January 16, 2020

Donna Winham receives funding for study on glycemic response to black bean pasta combinations in adults: Donna Winham, assistant professor in food science and human nutrition, received $64,096 award from the USDA Pulse Crop Health Initiative for her research project. Winham studied the glycemic effects of 100 percent black bean pasta milled by different processes and whole black beans. The study was conducted with adults who have normal glucose levels. Data analysis for glucose, insulin, satiety, and gastrointestinal effects of these foods is in process.
For more information, contact Donna Winham in food science and human nutrition at 515-294-5040 or

January 15, 2020

Melha Mellata awarded funding for foodborne Listeria research: Melha Mellata, an assistant professor in food science and human nutrition, received $77,550 for a one-year project funded by the Dairy Management Inc. (DMI). The DMI portion of the funding is subcontracted through the University of Minnesota. The funding will be received in three amounts, Dr. Mellata has already received the first $24,675. The project focuses on evaluating cold plasma technology to eliminate Listeria bacteria in cheese, without affecting the food quality. The Listeria bacteria is the cause of the disease listeriosis which can severely affect those with weakened immune systems, such as newborns or older adults. Mellata’s research will contribute to lowering the rate of listeriosis infections in the general population.
For more information, contact Melha Mellata in food science and human nutrition at 515-294-9220 or

January 13, 2020

Rosemary Perez receives grant to study historically white graduate colleges’ inclusion and diversity efforts: Rosemary Perez, an assistant professor in the school of education, obtained $20,475 in funding from the Spencer Foundation. Perez will use the funds to study the work of graduate colleges who work to advance their equity, diversity, and inclusion in predominantly white institutions. This study will illuminate how graduate colleges respond to public policies that constrain their efforts to support minoritized students’ access and success.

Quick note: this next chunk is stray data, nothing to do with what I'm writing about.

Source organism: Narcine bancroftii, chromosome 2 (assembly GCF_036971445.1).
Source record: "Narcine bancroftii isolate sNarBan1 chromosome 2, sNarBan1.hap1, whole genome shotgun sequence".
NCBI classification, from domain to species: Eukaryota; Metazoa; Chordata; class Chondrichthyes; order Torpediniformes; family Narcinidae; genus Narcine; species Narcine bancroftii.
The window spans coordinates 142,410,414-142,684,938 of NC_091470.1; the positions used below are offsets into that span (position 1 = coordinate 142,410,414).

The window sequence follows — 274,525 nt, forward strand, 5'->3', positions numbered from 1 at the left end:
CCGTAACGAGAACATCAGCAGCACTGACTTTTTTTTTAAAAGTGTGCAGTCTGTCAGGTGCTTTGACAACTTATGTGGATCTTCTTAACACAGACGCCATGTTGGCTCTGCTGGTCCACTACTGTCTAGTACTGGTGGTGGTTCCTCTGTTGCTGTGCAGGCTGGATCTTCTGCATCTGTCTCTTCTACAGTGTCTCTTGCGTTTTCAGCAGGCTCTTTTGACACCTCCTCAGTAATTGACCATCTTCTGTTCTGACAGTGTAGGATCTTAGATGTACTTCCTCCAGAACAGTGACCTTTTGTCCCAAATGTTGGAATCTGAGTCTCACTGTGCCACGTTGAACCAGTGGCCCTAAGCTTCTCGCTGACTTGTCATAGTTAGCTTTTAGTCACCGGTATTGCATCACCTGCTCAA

For more information, contact Rosemary Perez in the School of Education at 515-294-4447 or

Matthew Rowling and Joseph Webb receive award to examine how eating whole eggs across the lifespan impacts the brain: Matthew Rowling, associate professor in food science and human nutrition, and his graduate student Joseph Webb, received $22,000 from the Egg Nutrition Center to support research examining how egg consumption contributes to health across the lifespan and prevention of chronic disease. This research is focused on examining if egg consumption modifies inflammation in the brain, as well as determining if eating eggs affects memory function. Their overall goal will be to understand how eating eggs affects memory and gene expression in the prefrontal cortex of the brain in young, middle-aged, and aged populations.
For more information, contact Matthew Rowling in food science and human nutrition at 515-294-9105 or

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